How to get rid of slugs: Wet weather to cause slug surge – this is how to keep them out
SLUGS are set to invade UK homes and gardens thanks to recent wet weather across the nation. How can you get rid of them? And even better, how can you prevent them from coming in altogether?
Homeowners are facing a slug invasion in the UK thanks to rainy weather. Crop protection specialist Certis put out a red alert for Wednesday on their SlugWatch app for farmers. This means there will be high levels of slugs in gardens and homes this week. However, slugs ruining your garden is not a foregone conclusion – here is what to do to prevent and get rid of them according to pest experts Rentokil.
How to get rid of slugs: Wet weather to cause slug surge – this is how to keep them out of your home and garden
Unbelievably, slugs enjoy the smell of beer, making it a great bait for a trap.
Rentokil said: “Half bury a cup in the soil close to your plants and half fill it with beer. Tempted by the smell of beer, the slugs will fall into the cup.”
The metal is believed to be a natural repellent for slugs as the slime, or mucus, they secrete reacts with it to produce a tiny electric shock.
Rentokil said: “Place copper tape around the rim of your plant pots to act as a deterrent for slugs.”
Slugs prefer not to move across sharp objects, so broken up egg shells are a great natural way to deter them. However, although they will avoid sharp edges, they can still move over them if they have to.
Rentokil said: “Break up the empty egg shells into small(ish) pieces and place around the flowers, plants, vegetables, and fruits you want to keep safe from slug damage.”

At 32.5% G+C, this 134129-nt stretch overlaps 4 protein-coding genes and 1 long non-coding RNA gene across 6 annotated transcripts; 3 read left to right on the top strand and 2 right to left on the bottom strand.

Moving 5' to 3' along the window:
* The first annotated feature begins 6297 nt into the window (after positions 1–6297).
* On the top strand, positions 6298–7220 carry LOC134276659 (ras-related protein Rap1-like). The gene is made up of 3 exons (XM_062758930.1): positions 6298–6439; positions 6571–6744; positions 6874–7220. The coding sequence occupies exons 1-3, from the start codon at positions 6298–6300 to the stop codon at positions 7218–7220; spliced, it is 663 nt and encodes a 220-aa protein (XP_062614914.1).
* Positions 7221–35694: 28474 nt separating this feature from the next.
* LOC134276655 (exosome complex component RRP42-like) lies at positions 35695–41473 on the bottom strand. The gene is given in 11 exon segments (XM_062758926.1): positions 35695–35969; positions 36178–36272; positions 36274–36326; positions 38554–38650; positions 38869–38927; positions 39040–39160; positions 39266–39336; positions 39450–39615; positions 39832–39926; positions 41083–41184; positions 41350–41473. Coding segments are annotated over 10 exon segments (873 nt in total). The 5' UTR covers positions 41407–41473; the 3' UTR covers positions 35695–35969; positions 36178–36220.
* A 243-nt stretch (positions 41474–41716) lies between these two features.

Slugs: The UK is set for a slug invasion thanks to recent wet weather
Slugs: Beer can be used to bait slugs in to a trap
In a similar vein to egg shells, nut shells deter slugs thanks to the sharp edges.
Rentokil said: “ Break up the nut shells into small pieces, and create a protective barrier around your plants. Any slugs that come near your vegetables will soon turn the other way.”
This is a good solution for potted plants, as it makes it difficult for slugs to grip on to the pot surface.
Rentokil said: “Apply this jelly in a band around the rim of your flower pots, containers, and even the stalks of your plants using petroleum jelly. Vapor rub also works in a similar way.”
Slugs hate coffee, although ground coffee beans not instant coffee granules are the way to go.
Rentokil said: “Sprinkle coffee grounds around your plants. Fresh coffee is more effective than instant. Also the higher the caffeine content the more effective the solution.”
Slugs: The sharp edges of egg shells will deter slugs in your garden
Citrus is another flavour slugs love – so it is perfect for a trap.
Rentokil said: “Place a couple of empty grapefruit rinds upside down on the ground, making sure there is enough clearance for a slug to enter. The grapefruit rind provides slugs with food, and a damp environment to hide. Leave overnight and dispose of any slugs caught in the morning.”
The high salt content in both fresh and powdered seaweed is a deterrent for slugs.
Rentokil said: “Place the seaweed (or sprinkle if using the powdered form) around the plants you wish to protect.”
There are certain plans that repel slugs, so planting these around your garden could keep it slug free.
Rentokil said: “Living Green suggest that wormwood, rue, fennel, anise, and rosemary are the best slug repelling plants. Plant these amongst your flowers, fruits, and vegetables to help prevent slug damage.”
There are many natural predators of slugs, so encouraging these in to your garden could help. Hedgehogs, birds, beetles, frogs, and toads will all eat slugs.
Rentokil said: “Make your backyard more appealing to these animals by building a hedge hog shelter, installing a pond and/ or setting up bird feeders.”